This Board is firmly opposed to the tasteless ideas promoted by The Daily Stormer’s posters, but the ideas themselves should not be censored before the University community engages with and rejects them. We believe the arguments presented by The Daily Stormer are false and poorly argued, but it is our duty to respond critically. The dissent claims there is a place in the University community for academic discourse regarding the ideas promoted by the posters; consequently, it would have to defend policing the tone of advertisements for such events. We think this policing is wrong. We accept the necessity of being content-neutral in upholding the principle of free speech at Princeton, and we would apply the same standard to equally disturbing posters or content attacking any identity.
In general, the University should err on the side of freedom of expression, except when the expression constitutes a threat to security or clear harassment. We echo the University’s call for all its members “to display the appropriate sensitivity and to challenge expressions of racial or ethnic bias whenever they encounter them” (RRR 1.2.1); however, engaging with controversial ideas is the only way to preserve open discourse in our community.
The majority claims that the anti-Semitic posters distributed around campus, while tasteless, do not constitute grounds for disciplinary action since controversial and upsetting ideas should not be censored. However, this editorial ignores the uniquely harmful and hostile nature of these posters as hate speech. First, while the University should encourage academic discussion whenever possible, these posters are in no way a form of “artistic and intellectual expression.” For example, there is a huge difference between a lecture against gay marriage, which has an educational and respectful tone, and posters around campus that read “Homosexuals are degenerates.” The anti-Semitic flyers, by using slogans such as “White man, are you sick and tired of the Jews,” references to “degeneracy” and symbols such as the swastika, invoke hurtful imagery to incite and intimidate members of our community.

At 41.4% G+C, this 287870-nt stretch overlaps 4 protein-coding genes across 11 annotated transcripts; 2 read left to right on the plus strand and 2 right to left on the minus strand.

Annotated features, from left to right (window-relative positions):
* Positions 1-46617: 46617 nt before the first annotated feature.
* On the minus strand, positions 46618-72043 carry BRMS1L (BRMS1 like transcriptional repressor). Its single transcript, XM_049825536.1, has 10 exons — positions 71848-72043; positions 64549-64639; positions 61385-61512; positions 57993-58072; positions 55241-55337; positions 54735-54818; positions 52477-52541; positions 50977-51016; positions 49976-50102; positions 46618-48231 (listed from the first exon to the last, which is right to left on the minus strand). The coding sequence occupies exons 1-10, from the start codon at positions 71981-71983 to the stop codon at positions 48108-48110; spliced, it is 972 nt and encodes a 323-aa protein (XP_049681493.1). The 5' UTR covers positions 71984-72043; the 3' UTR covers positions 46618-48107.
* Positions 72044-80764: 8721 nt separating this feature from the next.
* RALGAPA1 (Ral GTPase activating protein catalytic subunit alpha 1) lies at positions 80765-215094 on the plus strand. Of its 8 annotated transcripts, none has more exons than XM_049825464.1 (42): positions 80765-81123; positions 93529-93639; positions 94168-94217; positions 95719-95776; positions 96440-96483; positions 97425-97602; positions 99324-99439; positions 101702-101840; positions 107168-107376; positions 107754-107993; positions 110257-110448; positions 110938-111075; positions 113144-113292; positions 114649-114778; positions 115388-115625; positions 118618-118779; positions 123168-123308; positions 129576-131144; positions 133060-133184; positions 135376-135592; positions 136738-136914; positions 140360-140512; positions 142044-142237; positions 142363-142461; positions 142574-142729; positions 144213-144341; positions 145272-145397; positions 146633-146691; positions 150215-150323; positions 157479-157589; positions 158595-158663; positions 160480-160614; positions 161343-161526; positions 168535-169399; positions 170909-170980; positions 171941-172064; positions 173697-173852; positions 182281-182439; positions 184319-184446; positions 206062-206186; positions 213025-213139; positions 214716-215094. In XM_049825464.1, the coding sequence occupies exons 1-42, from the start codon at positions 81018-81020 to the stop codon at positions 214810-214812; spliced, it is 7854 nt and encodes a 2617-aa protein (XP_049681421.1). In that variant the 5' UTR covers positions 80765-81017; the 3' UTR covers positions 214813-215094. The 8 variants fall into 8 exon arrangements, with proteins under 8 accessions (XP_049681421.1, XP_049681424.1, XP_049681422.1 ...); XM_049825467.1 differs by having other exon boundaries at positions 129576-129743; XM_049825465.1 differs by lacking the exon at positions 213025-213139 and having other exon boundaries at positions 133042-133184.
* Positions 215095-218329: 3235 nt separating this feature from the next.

Furthermore, even if these posters are allowed in society at large, the University should uphold a higher standard of acceptable speech since it has a unique mandate to provide “an educational, working, and living environment free from discrimination and harassment based on a protected characteristic.” Due to this commitment to providing an environment free from harassment, the University should ensure that academic discussion and debate remains respectful. After all, conversation about neo-Nazism or race can occur without inflammatory and derogatory remarks that can create a hostile or alienating environment. Thus, by prohibiting these forms of expression and disciplining students caught promulgating hate speech, the University must strictly uphold its commitment to fostering respectful academic conversation.
Signed by Cydney Kim ’17
The Editorial Board is an independent body and decides its opinions separately from the regular staff and editors of The Daily Princetonian. The Board answers only to its Chair, the Opinion Editor and the Editor-in-Chief.